Kiernan read from chapter 1 of her newest novel of dark fantasy, The Drowning Girl, from which I’d previously seen her read at Readercon 2011. Kiernan is my favorite reader of prose; she’s a sibylline presence, with exceptionally graceful gestures and voice. I didn’t understand at least a third of what was read at Readercon (which is only appropriate, as it was the chapter in which the book’s main character and narrator, who has schizophrenia, goes off her meds; Kiernan further noted that she was ill herself while writing the chapter), but was hypnotized; the first chapter of the novel was comparatively straightforward, a wry, edged introduction to protagonist India Morgan Phelps (“Imp”), her family’s history of madness, and her take on the unstable boundaries of truth and reality.

Kiernan reading from The Drowning Girl

A couple of tidbits from the Q&A following the reading:

  • Kiernan reflected on the fact that Imp represents, in some sense, “the person I wish I had become,” while Sarah Crowe, protagonist of preceding novel The Red Tree, was in part a representation of the person she had for some time become. [I’m afraid I didn’t write down as much context for this remark as I would have liked to, so if anyone has a correction or modification, I would welcome it.]
  • Deluxe dark-fantasy publisher Centipede Press has approached Kiernan about the possibility on working on a special edition of her 2001 novel Threshold.
  • There are some Very Exciting Projects in the works, which Kiernan was not at liberty to discuss. The furthest she could go was to hint that one had to do with comics (i.e. the now-ongoing Alabaster comic series with Dark Horse, which I love love love), and that the other had to do, just maybe, with a movie. She offered the summer of 2013 as a possible timeframe for more revelations about the latter.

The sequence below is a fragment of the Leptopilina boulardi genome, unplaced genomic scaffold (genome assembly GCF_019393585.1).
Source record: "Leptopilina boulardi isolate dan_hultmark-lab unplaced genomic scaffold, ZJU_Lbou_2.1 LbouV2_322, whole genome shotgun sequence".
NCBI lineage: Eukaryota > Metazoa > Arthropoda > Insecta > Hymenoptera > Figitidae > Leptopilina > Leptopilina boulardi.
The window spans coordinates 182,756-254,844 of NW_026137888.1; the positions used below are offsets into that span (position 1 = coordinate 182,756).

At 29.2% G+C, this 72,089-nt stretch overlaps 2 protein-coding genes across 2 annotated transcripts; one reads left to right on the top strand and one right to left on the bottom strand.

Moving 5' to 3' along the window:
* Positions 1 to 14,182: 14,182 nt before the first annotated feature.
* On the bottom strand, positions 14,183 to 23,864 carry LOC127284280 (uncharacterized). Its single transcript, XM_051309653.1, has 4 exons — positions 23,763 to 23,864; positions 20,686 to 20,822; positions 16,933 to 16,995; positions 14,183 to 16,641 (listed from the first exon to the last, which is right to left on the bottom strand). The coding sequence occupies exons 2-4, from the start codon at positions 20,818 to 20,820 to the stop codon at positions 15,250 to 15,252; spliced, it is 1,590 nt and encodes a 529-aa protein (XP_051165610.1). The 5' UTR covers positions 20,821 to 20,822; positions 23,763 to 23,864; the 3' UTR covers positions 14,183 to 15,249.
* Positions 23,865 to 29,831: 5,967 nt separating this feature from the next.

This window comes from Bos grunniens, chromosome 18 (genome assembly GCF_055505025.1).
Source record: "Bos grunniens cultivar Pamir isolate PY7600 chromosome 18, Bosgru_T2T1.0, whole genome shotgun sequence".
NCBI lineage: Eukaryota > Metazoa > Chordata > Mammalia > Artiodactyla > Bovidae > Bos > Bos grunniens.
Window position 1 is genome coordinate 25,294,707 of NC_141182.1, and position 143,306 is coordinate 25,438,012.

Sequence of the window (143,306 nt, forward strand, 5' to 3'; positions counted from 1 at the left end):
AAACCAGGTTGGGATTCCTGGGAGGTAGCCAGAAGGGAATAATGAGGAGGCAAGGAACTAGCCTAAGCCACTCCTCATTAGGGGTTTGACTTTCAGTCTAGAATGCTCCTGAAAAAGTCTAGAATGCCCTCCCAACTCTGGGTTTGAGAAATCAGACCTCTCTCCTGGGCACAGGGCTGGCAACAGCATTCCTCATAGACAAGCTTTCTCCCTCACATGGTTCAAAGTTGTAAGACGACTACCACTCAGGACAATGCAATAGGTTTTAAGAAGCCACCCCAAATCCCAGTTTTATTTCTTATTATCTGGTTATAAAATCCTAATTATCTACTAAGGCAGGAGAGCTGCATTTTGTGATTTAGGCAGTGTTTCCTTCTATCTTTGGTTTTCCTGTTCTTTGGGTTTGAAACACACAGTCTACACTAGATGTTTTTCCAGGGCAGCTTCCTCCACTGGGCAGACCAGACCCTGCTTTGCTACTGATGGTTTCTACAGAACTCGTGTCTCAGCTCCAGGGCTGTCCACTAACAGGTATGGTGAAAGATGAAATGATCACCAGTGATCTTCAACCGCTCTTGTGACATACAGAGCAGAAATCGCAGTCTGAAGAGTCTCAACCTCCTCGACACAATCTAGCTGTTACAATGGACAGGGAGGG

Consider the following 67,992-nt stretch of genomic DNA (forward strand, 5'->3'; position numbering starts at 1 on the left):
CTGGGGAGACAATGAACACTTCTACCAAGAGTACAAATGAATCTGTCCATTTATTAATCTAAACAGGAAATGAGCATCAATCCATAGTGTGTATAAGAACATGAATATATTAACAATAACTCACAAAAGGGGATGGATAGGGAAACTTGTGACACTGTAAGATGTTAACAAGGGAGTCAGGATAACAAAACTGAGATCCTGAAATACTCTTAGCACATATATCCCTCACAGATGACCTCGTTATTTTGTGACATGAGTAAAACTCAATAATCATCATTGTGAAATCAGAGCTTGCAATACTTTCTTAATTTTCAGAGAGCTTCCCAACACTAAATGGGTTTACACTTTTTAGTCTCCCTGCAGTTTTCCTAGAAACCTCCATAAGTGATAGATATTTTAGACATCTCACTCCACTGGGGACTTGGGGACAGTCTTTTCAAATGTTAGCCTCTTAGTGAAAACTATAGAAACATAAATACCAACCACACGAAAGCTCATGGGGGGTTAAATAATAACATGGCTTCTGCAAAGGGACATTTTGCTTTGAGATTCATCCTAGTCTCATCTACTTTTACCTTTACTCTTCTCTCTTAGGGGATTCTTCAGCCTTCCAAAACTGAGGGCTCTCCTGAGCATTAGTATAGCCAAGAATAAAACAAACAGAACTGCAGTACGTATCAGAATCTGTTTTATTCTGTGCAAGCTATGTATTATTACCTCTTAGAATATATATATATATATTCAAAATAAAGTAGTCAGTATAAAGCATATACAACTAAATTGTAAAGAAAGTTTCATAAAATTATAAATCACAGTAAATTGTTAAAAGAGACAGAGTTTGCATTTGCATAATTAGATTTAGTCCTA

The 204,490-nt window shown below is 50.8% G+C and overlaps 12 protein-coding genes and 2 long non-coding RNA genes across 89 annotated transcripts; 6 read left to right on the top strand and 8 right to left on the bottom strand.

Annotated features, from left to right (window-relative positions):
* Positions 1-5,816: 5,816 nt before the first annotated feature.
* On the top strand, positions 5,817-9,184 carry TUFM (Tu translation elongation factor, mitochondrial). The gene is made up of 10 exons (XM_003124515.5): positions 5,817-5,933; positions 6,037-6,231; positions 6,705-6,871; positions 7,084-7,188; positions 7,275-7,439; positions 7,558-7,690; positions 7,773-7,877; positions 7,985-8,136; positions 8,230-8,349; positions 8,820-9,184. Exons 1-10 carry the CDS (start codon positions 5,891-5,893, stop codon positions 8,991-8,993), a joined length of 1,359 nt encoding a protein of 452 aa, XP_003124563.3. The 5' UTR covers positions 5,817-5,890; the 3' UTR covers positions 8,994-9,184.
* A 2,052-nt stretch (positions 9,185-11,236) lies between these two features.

Please see Kiernan’s website for more information about The Drowning Girl, and especially lend your attention to the haunting cinematic trailer. 

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Caitlín R. Kiernan: bio and works reviewed 

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Reviewer: Emera
Date read: 2.28.2012
Book from: Personal collection, via Vertical, Inc.

(Yeah, the cover design is pretty punishingly cute. And also, classy! Oh Vertical, you know how to win my heart.)

The friend who egged me on in my desire to read this series, which has the proud distinction of siring the “princely girl” anime subgenre (i.e. Rose of Versailles, Revolutionary Girl Utena), described it as “nonstop shoujo bullshit.” Honestly, I can’t add much more to that than “but there’s lots of wacky gender stuff, too!!”

Adapted from the cover blurb:

“A mischief-making angel’s prank goes too far when the newborn princess of Silverland ends up with two hearts — one male and one female. Since the laws of Silverland only allow a male heir to ascend the throne, Princess Sapphire is raised as a prince. Princess Knight is the fast-paced tale of a heroic princess who can beat any man at fencing, yet is delicate and graceful enough to catch the eye of Prince Charming. Filled with narrow escapes, treacherous courtiers, dashing pirates, meddlesome witches, magical transformations and cinema-worthy displays of derring-do, you’ll be swept right along as Sapphire tackles one challenge after another.”

“One challenge after another” is only too right: the plot twists (potions, prisons, a desirous island queen, hellish pacts, Swan Lake references, etc. etc.) are addictive to a point, but past that point get exhaustingly frenetic. My patience was also tried by the fact that Sapphire is actually pretty dull. Apart from intermittent feats of gallantry, she doesn’t accomplish much other than throwing herself into defeatist fits of tears and mooning with disturbing passivity over her square-jawed and also dull main squeeze, Prince Franz. It comes as a relief to those of us rooting for a pluckier hero/ine that Tezuka has Sapphire close out her gender-bending with a bang: even though she ultimately prefers traditional femininity (she declares her desire to just get married in a dress, please), she’s still up for a swordfight even after her “boy heart” has been revoked.